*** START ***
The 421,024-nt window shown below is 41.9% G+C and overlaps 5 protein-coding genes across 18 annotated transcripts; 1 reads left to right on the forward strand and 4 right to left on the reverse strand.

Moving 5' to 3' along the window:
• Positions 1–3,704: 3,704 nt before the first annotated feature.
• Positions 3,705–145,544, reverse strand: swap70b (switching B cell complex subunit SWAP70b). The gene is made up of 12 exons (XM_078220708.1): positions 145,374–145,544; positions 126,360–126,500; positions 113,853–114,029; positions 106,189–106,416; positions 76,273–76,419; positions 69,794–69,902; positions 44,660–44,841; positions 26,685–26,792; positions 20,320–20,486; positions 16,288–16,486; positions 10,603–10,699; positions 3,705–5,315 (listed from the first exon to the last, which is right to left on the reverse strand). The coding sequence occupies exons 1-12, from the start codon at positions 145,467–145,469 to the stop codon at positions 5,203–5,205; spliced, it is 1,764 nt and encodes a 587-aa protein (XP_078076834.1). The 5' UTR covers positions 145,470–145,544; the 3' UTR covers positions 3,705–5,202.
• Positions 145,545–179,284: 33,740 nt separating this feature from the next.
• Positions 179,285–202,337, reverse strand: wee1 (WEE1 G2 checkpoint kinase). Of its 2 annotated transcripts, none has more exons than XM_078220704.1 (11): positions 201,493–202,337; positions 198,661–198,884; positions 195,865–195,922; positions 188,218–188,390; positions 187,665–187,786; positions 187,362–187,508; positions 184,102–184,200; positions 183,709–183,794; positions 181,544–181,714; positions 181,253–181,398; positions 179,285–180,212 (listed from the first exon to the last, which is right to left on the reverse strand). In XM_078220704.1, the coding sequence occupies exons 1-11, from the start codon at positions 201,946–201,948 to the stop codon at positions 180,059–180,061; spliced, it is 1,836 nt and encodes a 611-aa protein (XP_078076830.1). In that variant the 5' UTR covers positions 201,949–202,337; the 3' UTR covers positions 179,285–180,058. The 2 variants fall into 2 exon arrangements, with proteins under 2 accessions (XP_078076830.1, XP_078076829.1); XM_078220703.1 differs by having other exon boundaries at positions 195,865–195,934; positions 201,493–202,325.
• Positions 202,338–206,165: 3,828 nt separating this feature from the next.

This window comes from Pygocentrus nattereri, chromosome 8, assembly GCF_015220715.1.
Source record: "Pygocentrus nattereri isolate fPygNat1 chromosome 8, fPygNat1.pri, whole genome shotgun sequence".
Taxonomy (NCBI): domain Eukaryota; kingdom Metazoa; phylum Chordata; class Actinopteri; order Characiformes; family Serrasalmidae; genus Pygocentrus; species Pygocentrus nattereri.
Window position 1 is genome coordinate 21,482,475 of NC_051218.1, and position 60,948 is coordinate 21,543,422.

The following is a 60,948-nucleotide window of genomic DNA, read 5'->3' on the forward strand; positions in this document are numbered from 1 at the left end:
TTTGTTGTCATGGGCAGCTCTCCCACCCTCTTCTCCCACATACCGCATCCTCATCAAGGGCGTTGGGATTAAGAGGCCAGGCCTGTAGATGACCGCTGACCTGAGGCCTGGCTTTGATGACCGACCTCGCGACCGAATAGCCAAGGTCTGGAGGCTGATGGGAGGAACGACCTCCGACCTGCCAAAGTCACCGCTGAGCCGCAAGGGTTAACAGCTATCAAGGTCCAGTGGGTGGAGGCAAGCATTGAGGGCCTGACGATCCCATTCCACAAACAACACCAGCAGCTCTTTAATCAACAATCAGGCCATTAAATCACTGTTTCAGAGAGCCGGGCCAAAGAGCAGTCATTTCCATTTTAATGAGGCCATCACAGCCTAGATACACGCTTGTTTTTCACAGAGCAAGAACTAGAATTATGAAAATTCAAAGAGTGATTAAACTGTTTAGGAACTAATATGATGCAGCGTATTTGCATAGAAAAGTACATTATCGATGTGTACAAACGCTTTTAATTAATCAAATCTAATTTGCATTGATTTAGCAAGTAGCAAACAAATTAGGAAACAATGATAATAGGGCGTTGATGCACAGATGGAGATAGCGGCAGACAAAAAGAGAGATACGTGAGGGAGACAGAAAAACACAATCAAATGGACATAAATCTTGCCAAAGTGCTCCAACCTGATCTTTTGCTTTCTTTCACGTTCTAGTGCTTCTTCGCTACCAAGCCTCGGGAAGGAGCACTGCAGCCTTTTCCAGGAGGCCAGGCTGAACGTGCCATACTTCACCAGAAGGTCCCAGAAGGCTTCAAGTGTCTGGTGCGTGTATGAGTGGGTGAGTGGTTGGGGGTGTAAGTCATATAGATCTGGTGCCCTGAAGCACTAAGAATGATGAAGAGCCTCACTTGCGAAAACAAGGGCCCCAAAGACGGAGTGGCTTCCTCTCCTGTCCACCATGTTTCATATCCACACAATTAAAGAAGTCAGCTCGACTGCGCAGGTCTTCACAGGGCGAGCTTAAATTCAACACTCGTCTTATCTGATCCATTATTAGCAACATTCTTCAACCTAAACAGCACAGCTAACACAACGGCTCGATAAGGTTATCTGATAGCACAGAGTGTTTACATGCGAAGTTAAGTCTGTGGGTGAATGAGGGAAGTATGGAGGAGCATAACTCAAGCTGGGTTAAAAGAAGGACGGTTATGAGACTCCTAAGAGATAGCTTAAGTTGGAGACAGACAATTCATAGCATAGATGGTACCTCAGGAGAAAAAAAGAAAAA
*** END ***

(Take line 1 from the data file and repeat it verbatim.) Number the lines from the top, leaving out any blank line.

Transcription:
The 421,024-nt window shown below is 41.9% G+C and overlaps 5 protein-coding genes across 18 annotated transcripts; 1 reads left to right on the forward strand and 4 right to left on the reverse strand.